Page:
Countering the poisonous narratives behind online hate is crucial (file)
Countering the poisonous narratives behind online hate is crucial (file) Reuters

Max Blumenthal and Jewdas, a London-based Jewish anarchist group, have launched a "BirthWrong" program, in opposition to Birthright. The first BirthWrong trip took place this month, taking participants to Spain in an effort to convince them that Jews don't need Israel in order to be safe in the world.

Blumenthal is an American Jewish journalist who is best known for his anti-Israel writing, including a book equating Israel with Nazi Germany. Two years ago, the Simon Weisenthal Center put him at ninth place in their list of the year's worst anti-Israel and anti-Semitic slurs. Blumenthal acknowledged the recognition with pride.

Blumenthal published several articles about BirthWrong on the website Mondoweiss. Like the journalist, Mondoweiss is frequently accused of promoting anti-Semitism, disguised as a pro-Palestinian narrative.

In his first article, Blumenthal described his interest in the trip by saying that, "Not only did it offer a potential escape hatch from Zionism, it presented a real alternative by re-centering Jewish identity around a vibrant diaspora tradition."

The choice of locations is ironic. While it is true that Jews have a long history in Spain, the "vibrant diaspora tradition" largely ended in 1492, when the king and queen ordered all the Jews in Spain to either convert or be exiled. Even those that converted were not safe. Many who did so were later tortured and killed by the Inquisition, on suspicion that they did not truly believe in Christianity.

Surprisingly, BirthWrong guides and organizers did acknowledge the historical oppression of Jews in Spain. The group toured the ghetto in Seville and discussed the life of Maimonides, whose family was among those kicked out of Spain.

It does not seem that they drew any connection between powerless Jews being oppressed for centuries in Spain and the importance of a Jewish state, though. Instead, they tried to argue that, no matter how bad Jews were treated in Spain, Muslims were treated worse. The program then built on that assumption to imply that Spain's actions in the 15th century make modern Israel and its efforts to defend itself illegitimate.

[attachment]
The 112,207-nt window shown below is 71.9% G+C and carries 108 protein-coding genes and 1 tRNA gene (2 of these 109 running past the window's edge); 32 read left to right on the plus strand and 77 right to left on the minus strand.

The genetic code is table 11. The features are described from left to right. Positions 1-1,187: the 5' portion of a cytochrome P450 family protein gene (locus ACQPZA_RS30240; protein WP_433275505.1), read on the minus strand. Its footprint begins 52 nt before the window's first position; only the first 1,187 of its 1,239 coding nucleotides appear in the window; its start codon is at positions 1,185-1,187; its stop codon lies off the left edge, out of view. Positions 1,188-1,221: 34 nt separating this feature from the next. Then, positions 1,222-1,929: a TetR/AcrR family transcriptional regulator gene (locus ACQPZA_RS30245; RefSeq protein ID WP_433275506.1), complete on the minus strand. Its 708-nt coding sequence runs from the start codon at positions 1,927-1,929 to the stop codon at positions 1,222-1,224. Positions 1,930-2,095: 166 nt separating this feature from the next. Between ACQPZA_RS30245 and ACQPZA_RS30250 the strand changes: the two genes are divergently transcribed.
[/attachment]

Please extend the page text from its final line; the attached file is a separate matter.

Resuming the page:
As Blumenthal described learning about Maimonides, arguably the most revered rabbi of the past two thousand years: "Our local guide’s repeated emphasis on the Arab heritage of Maimonides reminded us how the culture he represented was first destroyed by the Inquisition, then erased by the Eurocentric ideology that positioned Jews and Arabs (and by extension, Muslims) as implacable enemies requiring of separation. Today, the idea of an Arab Jew is seen as ridiculous except within the circles of radical Mizrahim trying to recover their identity from the ravages of Zionism."

While visiting Seville, the group discussed a new Spanish law, which offers citizenship to the descendants of Jews kicked out in 1492. Despite the fact that Spain is an entirely separate country from Israel, located on a different continent, Blumenthal did not miss an opportunity to attack Israel.

"Unfortunately, Muslims are not eligible. Many Arab Muslim families, especially in North Africa, trace their ancestry directly to Spain – for instance some members of my friend Ali Abunimah’s family say their ancestors came to Palestine from Spain in 1492."

This last admission is striking. Abunimah is one of the fiercest anti-Israel critics in America. He regularly insists that Palestinians are the indigenous inhabitants of Israel, and the Jewish Israelis are foreign interlopers. According to Blumenthal, though, Abunimah's own family is not native to the Middle East.